LIVER: The liver is the body's largest solid organ and is located in the upper right quadrant of the abdomen under the diaphragm. The liver helps keep the body detoxified, regulates glycogen storage, and secretes bile to help in digestion. Its capsule can swell with congestive heart failure or infection, causing severe RUQ pain, vomiting, and referred pain to the right shoulder blade.

GALLBLADDER: The gallbladder is a small hollow sac that lies directly under the liver where liver-produced bile is stored then put back into the system via the bile duct that empties into the duodenum. It is what gives stool its brown color. Emergencies of the gallbladder include stone obstruction (cholelithiasis) and infection (cholecystitis).

PANCREAS: The pancreas is a glandular (endocrine) organ that sits behind the stomach and secretes insulin and glucagon, but also serves as an exocrine organ to produce other enzymes that assist in digestion and the absorption of nutrients. Its exocrine duct empties into the duodenum. Emergencies of the pancreas are pancreatitis (a serious inflammation/infection due to alcoholism) and malignancy, which is "silent" until it reaches the head of the pancreas where obstruction of the pancreatic and bile ducts finally causes symptoms. Pain from pancreatitis is felt in the back, mimicking kidney infection. The embedded "islet cells," (aka, the "Isles of Langerhans"); Alpha cells are what produce glucagon; its ß cells produce insulin.

The pelvis is continuous with the abdominal cavity, arbitrarily divided from it by the pelvic inlet of the bony pelvis. As such, the pelvic organs are really still abdominal organs. Within the pelvis is the bladder (retroperitoneal), the lower ureters (retroperitoneal), and the female reproductive organs. 

REPRODUCTIVE ORGANS: the uterus, fallopian tubes, and ovaries.  [SEE "Female Reproductive System A&P" unit, under the GYNECOLOGY section.]


The Abdominal Regions

The abdominal regions, from right to left and superior to inferior, are as follows:

  1. right hypochondriac region,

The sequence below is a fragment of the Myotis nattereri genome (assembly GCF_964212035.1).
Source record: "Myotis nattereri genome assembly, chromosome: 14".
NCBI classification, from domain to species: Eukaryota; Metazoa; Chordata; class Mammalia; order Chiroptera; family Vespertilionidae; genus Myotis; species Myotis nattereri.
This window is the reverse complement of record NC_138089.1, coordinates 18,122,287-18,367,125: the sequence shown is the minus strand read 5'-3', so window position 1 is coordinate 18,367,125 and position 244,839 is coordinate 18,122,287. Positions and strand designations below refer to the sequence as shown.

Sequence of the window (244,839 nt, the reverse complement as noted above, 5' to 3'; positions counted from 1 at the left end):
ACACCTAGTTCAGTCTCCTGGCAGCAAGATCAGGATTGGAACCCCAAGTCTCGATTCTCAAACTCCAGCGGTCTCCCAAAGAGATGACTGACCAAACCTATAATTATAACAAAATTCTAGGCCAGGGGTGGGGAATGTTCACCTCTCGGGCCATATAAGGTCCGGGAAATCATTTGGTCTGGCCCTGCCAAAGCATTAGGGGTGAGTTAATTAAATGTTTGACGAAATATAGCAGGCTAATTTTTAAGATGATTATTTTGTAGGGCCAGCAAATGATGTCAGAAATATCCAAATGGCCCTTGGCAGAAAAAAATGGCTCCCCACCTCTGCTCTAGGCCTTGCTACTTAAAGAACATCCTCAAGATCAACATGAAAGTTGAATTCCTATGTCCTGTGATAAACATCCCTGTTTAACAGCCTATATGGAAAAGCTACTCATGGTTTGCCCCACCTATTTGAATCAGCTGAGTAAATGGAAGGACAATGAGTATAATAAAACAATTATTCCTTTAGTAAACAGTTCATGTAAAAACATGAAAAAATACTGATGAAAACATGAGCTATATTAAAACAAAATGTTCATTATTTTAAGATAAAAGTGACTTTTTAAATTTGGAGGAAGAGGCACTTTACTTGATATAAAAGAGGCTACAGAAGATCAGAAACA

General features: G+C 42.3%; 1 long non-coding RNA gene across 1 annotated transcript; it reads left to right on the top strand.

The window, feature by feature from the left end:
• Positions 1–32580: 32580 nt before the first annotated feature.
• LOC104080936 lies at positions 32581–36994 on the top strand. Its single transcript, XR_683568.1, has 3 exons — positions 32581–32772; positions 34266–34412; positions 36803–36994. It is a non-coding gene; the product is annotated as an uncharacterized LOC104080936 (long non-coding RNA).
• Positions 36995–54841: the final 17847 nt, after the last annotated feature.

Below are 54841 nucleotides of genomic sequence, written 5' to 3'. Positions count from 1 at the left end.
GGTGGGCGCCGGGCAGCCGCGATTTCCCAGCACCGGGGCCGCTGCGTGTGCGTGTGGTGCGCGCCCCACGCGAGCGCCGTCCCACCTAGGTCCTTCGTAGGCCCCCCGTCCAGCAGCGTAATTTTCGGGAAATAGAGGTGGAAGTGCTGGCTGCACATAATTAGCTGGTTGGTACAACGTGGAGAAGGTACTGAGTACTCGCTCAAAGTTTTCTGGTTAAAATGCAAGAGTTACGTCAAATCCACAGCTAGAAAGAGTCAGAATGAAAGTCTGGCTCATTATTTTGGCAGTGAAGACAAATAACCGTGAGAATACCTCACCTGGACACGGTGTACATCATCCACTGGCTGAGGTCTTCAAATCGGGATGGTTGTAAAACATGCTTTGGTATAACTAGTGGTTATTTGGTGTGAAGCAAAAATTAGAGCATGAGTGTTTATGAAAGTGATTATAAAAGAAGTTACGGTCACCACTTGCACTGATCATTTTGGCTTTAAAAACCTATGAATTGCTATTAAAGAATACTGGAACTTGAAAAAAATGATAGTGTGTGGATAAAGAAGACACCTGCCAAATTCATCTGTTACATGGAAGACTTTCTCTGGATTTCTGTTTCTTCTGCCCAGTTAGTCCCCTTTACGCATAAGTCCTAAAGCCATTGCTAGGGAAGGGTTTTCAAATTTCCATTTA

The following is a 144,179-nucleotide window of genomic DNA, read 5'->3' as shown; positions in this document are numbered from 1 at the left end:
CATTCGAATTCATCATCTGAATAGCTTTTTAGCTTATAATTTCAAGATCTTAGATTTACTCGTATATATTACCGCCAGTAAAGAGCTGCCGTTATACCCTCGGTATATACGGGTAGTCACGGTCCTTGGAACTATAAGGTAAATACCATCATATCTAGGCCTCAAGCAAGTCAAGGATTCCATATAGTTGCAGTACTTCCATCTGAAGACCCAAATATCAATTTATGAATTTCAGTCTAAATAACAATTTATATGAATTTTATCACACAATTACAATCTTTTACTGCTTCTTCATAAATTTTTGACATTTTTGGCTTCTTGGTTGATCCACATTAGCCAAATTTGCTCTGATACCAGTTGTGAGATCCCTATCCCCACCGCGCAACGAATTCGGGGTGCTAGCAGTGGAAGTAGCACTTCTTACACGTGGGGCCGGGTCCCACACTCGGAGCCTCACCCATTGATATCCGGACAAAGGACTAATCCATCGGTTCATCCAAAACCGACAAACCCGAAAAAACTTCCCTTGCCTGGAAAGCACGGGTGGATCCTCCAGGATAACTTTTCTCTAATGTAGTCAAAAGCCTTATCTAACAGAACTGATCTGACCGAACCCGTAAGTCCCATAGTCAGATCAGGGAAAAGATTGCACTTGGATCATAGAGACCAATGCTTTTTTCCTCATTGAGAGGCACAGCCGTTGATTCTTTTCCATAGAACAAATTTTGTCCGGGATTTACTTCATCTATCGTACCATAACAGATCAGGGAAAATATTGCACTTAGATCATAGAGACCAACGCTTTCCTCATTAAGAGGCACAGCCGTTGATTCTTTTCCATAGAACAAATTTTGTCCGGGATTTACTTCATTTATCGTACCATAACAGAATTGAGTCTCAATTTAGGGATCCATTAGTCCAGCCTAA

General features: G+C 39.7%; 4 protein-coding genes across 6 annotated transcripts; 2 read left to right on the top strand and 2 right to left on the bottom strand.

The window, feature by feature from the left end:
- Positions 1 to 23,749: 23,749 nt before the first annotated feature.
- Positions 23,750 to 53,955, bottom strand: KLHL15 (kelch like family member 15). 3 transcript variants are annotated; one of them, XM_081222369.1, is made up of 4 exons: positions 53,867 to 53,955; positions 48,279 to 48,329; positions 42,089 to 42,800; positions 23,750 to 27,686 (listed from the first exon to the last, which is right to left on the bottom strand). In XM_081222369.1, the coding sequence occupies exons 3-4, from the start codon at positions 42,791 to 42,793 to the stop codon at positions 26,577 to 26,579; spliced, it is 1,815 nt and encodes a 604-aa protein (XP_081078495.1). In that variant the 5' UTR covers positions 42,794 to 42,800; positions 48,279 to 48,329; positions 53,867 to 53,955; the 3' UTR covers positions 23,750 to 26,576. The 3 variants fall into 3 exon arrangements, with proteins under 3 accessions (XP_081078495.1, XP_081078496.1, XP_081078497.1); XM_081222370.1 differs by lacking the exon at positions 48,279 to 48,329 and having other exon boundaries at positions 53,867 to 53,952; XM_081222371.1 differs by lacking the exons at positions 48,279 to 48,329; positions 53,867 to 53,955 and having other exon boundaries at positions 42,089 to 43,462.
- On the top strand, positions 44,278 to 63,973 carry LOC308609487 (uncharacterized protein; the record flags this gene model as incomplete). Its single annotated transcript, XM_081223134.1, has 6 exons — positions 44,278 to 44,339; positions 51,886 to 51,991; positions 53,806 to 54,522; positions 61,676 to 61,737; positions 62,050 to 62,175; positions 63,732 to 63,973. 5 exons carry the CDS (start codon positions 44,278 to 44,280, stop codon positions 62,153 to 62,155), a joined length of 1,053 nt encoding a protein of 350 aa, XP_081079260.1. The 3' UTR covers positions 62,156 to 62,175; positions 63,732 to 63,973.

2. epigastric region,
  3. left hypochondriac region,
  4. right lumbar region,
  5. umbilical region,
  6. left lumbar region,
  7. right iliac region,
  8. hypogastric region, and
  9. left iliac region.

The Four Quadrants of the Abdomen

Most abdominal pain is identified by the quadrant of the abdomen where it occurs. If one were to draw an X-axis and a Y-axis across the abdomen, with the umbilicus at the 0,0 coordinates--four quadrants would be established in the right and left and the upper and lower areas.

The following quadrants are used when describing abdominal pain:

  • RUQ: right upper quadrant, related to liver, gallbladder, ascending and transverse colon.
  • RLQ: right lower quadrant, related to the lower small intestines, ascending colon, and appendix, and intestinal obstruction.
  • LUQ: left upper quadrant, related to the stomach, spleen, transverse and descending colon.
  • LLQ: left lower quadrant, related to the descending colon and rectum, and lower intestinal obstruction, constipation, and enteritis.


The Peritoneum

The entire abdomen is covered by a shell of very thin tissue called the peritoneum. Not only does it form the roof, sides, and floor or the abdominal cavity (the "peritoneal" cavity), but it also turns at each of the abdominal organs to cover them. Some organs lie under it ("retroperitoneal"), such as the kidneys, ureters, bladder, blood vessels, and lymphatics; others are wrapped with it, anteriorly and posteriorly, as with the intestines and stomach (and in women, the reproductive organs).

(NOTE: although there are many ovarian cancers of ovarian tissue originating, most ovarian cancers are not ovarian, but originate as cancers of the peritoneum that covers the ovaries.)